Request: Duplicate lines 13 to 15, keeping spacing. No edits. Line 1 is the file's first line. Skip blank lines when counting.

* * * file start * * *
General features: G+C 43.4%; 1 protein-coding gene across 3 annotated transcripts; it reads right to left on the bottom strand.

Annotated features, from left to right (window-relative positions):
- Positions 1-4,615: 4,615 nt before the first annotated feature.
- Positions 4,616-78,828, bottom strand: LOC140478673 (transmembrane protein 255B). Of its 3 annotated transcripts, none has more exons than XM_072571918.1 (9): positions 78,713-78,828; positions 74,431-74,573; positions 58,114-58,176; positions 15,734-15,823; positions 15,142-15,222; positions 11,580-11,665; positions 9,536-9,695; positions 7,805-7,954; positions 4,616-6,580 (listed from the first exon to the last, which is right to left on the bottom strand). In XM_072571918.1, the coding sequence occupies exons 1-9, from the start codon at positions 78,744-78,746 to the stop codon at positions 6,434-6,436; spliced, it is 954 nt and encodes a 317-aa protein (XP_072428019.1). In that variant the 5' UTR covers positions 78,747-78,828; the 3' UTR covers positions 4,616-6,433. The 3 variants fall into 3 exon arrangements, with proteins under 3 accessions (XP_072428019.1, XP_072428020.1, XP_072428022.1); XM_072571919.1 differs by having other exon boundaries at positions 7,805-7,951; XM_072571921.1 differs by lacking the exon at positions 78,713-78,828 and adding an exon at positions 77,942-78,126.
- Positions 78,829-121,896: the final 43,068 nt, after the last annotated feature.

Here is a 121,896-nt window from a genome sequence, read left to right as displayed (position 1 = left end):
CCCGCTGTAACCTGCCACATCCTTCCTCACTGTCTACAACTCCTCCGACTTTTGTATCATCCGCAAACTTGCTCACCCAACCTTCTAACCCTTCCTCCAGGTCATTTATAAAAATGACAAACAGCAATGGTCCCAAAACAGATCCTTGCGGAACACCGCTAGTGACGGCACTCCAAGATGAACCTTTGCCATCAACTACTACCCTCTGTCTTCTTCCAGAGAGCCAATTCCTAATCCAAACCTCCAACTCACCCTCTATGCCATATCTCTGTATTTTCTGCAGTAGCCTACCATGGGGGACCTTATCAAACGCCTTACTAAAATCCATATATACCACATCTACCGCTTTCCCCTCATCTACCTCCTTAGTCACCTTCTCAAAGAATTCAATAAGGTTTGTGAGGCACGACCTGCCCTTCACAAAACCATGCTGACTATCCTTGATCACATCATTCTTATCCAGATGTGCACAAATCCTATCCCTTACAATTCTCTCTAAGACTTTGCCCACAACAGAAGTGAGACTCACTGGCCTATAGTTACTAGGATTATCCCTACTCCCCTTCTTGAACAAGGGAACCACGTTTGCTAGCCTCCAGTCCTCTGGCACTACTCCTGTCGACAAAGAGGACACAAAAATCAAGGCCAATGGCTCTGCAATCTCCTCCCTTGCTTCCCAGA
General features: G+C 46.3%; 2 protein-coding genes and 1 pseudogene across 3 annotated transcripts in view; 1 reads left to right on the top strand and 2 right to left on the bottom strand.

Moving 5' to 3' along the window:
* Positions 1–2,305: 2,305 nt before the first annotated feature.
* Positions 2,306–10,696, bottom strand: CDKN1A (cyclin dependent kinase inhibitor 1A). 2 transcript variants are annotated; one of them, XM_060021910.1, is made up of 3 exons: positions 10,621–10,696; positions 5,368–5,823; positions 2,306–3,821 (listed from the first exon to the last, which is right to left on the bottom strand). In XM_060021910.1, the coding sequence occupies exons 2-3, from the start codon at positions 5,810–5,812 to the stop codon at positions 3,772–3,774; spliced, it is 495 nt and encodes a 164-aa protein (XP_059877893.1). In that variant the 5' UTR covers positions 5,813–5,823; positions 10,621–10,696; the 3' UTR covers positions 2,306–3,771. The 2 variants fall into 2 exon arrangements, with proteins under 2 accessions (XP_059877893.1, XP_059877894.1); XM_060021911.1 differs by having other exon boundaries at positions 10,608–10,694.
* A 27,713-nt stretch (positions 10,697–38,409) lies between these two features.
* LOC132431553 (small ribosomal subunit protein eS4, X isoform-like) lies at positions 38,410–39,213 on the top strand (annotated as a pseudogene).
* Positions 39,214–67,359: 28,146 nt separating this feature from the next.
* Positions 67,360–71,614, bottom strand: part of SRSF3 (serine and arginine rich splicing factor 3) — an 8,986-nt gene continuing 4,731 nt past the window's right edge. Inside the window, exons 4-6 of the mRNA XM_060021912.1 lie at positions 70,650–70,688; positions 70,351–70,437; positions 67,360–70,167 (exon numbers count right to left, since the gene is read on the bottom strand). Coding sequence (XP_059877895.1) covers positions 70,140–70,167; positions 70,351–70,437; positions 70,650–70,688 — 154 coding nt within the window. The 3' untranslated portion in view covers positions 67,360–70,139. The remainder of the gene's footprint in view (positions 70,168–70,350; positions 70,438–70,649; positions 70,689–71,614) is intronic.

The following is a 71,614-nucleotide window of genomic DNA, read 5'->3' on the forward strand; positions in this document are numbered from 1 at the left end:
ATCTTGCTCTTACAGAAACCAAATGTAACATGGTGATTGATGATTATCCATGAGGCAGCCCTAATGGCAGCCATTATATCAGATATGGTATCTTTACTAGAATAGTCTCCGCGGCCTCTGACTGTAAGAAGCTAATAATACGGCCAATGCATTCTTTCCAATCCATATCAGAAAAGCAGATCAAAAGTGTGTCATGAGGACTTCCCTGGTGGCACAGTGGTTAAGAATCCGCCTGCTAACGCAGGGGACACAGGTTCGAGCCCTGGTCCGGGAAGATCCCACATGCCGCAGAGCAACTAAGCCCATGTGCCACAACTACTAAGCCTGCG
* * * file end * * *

* LOC132431553 (small ribosomal subunit protein eS4, X isoform-like) lies at positions 38,410–39,213 on the top strand (annotated as a pseudogene).
* Positions 39,214–67,359: 28,146 nt separating this feature from the next.
* Positions 67,360–71,614, bottom strand: part of SRSF3 (serine and arginine rich splicing factor 3) — an 8,986-nt gene continuing 4,731 nt past the window's right edge. Inside the window, exons 4-6 of the mRNA XM_060021912.1 lie at positions 70,650–70,688; positions 70,351–70,437; positions 67,360–70,167 (exon numbers count right to left, since the gene is read on the bottom strand). Coding sequence (XP_059877895.1) covers positions 70,140–70,167; positions 70,351–70,437; positions 70,650–70,688 — 154 coding nt within the window. The 3' untranslated portion in view covers positions 67,360–70,139. The remainder of the gene's footprint in view (positions 70,168–70,350; positions 70,438–70,649; positions 70,689–71,614) is intronic.